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Edge Offloading Queueing System
Queue Modelling of Edge Offloading System Under Multi-Device Workloads (27.02.2024)
Förderjahr 2023 / Stipendien Call #18 / ProjektID: 6851 / Projekt: Reliability of Edge Offloadings

This blog is about modeling shared edge computing infrastructure as a queueing system for capturing multi-device workloads.

In this blog, we will cover queueing modeling of shared edge computing infrastructure under multi-device workload settings.



The most common setting under which edge offloading occurs is where multiple mobile devices are concurrently and simultaneously offloading tasks on shared heterogeneous remote servers. To capture such a multi-device workload setting, we employ a queueing theory. The queueing theory provides a formal framework that analyzes key performance metrics of the dynamic system. In the dynamic edge offloading case, estimating performance metrics such as task response time is critical where offloaded applications can be latency-sensitive. Workload consisting of application tasks arriving from multiple mobile devices at different rates and are served by multiple servers of different capacities can be volatile and affect response time quickly. The main benefit and purpose of utilizing the queueing model is to accurately estimate task response time under a multi-device workload setting.


Queue Modelling of Edge Offloading

In general, every queue has three elements that are the input arrival process, the waiting process, and the output service process. The input arrival process captures the task arrival rate in the queue. The waiting process captures the task waiting in the queue of finite size (a.k.a. queue length) to be served while the service process executes tasks. The aforementioned processes are important to realistically simulate and estimate the queueing latency that offloaded tasks will experience if being offloaded through that queue.

The edge offloading queueing system consisting of multiple queues is illustrated in the following figure:

Edge offloading queueing system
Edge offloading queueing system

The edge offloading queuing system consists of the following parts: (i) task offloading queue simulates task offloading process where mobile devices concurrently and simultaneously offload tasks to servers through a shared communication channel, (ii) task execution queue simulates task execution process where servers share their resources between multiple tasks from different devices, and finally (iii) task delivery queue simulates the task delivery process where task results are delivered back to mobile devices through the shared communication channel. The queuing latency of all three aforementioned processes is combined to form a total application latency which should be below the pre-defined time threshold.

Offloading and delivery communication queues are realized as M/M/1 queues. The M/M/1 queue is a special queue type where the first and second "M" letters stand for "memoryless" indicating stochastic arrival and service processes respectively. The number "1"  indicates only a single server system capacity. In our work, each mobile device and server pair will be treated as independent queues. The M/M/1 queue is a feasible model to emulate data transmission while considering different bandwidths in both offloading and delivery directions. On the other hand, the task execution is modeled as an interconnected queueing network where each edge and cloud server is a distinct M/M/1 queue. In the queueing network, tasks can be moved from one queue to another queue. It captures the dependency between different tasks from the same application that are offloaded and executed on different server locations.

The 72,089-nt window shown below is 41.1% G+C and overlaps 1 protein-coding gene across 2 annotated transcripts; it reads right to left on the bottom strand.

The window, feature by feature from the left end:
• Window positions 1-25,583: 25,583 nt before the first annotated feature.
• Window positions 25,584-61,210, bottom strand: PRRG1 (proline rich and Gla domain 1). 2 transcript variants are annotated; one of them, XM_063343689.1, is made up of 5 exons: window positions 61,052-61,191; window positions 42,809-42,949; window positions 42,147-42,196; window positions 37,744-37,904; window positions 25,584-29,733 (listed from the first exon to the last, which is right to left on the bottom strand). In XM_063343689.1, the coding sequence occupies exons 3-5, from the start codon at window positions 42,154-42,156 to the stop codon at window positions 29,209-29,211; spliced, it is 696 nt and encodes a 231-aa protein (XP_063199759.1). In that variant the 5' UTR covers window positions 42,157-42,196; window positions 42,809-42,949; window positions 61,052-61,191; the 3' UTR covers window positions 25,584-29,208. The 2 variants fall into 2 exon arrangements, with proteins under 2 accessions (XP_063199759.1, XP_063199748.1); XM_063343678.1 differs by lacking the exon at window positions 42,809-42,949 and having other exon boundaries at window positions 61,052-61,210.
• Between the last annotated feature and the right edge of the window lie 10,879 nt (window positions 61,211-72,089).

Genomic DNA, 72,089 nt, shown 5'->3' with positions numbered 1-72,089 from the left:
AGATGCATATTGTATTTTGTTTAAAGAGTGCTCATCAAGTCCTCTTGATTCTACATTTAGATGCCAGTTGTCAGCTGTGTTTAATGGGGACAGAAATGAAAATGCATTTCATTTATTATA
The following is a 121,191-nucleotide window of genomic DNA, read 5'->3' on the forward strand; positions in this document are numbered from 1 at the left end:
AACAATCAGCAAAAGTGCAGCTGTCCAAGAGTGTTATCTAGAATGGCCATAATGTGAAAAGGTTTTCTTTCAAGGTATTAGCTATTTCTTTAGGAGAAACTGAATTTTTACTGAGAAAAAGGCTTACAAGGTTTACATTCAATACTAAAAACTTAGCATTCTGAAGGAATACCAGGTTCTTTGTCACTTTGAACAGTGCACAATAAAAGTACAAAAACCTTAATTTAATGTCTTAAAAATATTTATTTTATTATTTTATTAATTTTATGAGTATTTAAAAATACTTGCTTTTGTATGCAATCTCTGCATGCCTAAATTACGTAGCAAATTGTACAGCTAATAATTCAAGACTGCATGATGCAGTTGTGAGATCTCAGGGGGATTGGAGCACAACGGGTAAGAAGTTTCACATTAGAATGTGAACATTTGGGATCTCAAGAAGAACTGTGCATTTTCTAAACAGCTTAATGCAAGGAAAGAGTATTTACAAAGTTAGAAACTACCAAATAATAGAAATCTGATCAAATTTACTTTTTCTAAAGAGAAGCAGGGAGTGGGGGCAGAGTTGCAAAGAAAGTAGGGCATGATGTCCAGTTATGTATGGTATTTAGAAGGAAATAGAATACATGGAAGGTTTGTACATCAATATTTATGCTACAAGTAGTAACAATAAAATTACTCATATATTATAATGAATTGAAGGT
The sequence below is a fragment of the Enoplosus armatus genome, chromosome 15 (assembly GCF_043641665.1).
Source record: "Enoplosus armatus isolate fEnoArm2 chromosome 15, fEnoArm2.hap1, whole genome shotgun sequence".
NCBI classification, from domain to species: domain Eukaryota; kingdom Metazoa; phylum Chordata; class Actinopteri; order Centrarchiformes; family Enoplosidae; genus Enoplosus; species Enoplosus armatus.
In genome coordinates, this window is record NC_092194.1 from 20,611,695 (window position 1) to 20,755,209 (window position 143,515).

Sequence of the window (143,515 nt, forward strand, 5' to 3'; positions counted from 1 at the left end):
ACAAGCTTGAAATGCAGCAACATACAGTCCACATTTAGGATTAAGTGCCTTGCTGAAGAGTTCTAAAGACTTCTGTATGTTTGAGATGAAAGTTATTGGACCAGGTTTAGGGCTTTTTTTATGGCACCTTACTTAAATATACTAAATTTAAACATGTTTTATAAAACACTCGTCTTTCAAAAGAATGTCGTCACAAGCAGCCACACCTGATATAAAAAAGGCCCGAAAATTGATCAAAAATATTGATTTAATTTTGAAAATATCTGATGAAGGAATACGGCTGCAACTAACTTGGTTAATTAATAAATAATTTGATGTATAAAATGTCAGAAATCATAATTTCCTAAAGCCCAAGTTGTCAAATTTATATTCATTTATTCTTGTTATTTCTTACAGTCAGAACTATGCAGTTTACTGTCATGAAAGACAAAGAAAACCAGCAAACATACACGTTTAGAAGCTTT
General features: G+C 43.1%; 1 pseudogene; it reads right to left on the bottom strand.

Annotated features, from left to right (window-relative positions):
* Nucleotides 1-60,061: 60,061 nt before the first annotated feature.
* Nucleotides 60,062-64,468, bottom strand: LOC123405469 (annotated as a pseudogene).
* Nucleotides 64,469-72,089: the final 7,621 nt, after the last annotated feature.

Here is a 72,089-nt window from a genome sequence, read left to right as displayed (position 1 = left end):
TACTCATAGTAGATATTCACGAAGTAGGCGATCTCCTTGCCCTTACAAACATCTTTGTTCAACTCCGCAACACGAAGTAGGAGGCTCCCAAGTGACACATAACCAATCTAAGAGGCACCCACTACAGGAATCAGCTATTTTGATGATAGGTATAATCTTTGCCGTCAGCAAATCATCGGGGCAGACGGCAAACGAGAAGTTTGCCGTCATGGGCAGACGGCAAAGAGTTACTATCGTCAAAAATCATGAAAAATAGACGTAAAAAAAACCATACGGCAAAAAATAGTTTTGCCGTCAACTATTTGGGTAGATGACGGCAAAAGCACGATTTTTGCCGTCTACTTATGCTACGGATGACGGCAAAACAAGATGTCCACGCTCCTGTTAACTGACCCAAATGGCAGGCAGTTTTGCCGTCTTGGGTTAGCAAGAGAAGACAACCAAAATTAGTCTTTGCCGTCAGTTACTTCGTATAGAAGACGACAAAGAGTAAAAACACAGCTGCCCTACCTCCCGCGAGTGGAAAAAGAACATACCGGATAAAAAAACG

For all queues, we employ a non-preemptive first-come-first-served queueing task scheduling policy. The policy ensures fair resource-sharing and task completion predictability without disruption. The reason for this is to make a more accurate estimation of task response time. We assume that the edge offloading queue system is stable where resource constraints are respected. Also, offloading and delivery communication channels are transmitted on different frequencies to avoid interference.


Future Steps

We will implement a simulator that realistically simulates edge offloading behavior based on the presented queueing system and expand it with additional features relevant to edge offloading. The benefits of using a simulator are (i) evaluating the proposed offloading solution before real-world deployment, (ii) stressing it under different workloads that are hard to reproduce in the real world, and (iii) verifying the offloading solution against scalable infrastructure size and workload volume which is hard to perform due to lack of available equipment.

Josip Zilic

Profile picture for user Josip Zilic


Formal Methods
edge computing
Supervised Machine Learning
Markov Processes
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